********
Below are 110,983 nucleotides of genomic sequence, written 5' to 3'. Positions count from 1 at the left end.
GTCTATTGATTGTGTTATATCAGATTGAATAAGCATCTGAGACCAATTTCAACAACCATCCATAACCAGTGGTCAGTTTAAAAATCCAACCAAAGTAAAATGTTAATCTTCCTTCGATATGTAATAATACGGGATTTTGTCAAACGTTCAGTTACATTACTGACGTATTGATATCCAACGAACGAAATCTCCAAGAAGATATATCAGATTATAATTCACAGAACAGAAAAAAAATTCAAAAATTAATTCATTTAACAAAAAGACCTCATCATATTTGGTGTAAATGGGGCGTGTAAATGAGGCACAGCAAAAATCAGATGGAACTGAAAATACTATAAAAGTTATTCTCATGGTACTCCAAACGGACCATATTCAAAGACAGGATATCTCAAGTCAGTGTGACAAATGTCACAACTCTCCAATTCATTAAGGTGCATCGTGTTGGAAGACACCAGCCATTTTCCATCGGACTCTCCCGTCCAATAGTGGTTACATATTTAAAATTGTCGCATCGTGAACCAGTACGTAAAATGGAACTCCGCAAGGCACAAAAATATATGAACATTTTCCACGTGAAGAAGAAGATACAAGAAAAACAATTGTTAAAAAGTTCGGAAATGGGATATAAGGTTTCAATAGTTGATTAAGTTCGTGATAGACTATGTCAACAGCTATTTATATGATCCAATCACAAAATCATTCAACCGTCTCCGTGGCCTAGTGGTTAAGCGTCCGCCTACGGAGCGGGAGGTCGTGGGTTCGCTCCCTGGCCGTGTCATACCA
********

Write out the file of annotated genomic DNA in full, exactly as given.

Below are 110,983 nucleotides of genomic sequence, written 5' to 3'. Positions count from 1 at the left end.
GTCTATTGATTGTGTTATATCAGATTGAATAAGCATCTGAGACCAATTTCAACAACCATCCATAACCAGTGGTCAGTTTAAAAATCCAACCAAAGTAAAATGTTAATCTTCCTTCGATATGTAATAATACGGGATTTTGTCAAACGTTCAGTTACATTACTGACGTATTGATATCCAACGAACGAAATCTCCAAGAAGATATATCAGATTATAATTCACAGAACAGAAAAAAAATTCAAAAATTAATTCATTTAACAAAAAGACCTCATCATATTTGGTGTAAATGGGGCGTGTAAATGAGGCACAGCAAAAATCAGATGGAACTGAAAATACTATAAAAGTTATTCTCATGGTACTCCAAACGGACCATATTCAAAGACAGGATATCTCAAGTCAGTGTGACAAATGTCACAACTCTCCAATTCATTAAGGTGCATCGTGTTGGAAGACACCAGCCATTTTCCATCGGACTCTCCCGTCCAATAGTGGTTACATATTTAAAATTGTCGCATCGTGAACCAGTACGTAAAATGGAACTCCGCAAGGCACAAAAATATATGAACATTTTCCACGTGAAGAAGAAGATACAAGAAAAACAATTGTTAAAAAGTTCGGAAATGGGATATAAGGTTTCAATAGTTGATTAAGTTCGTGATAGACTATGTCAACAGCTATTTATATGATCCAATCACAAAATCATTCAACCGTCTCCGTGGCCTAGTGGTTAAGCGTCCGCCTACGGAGCGGGAGGTCGTGGGTTCGCTCCCTGGCCGTGTCATACCA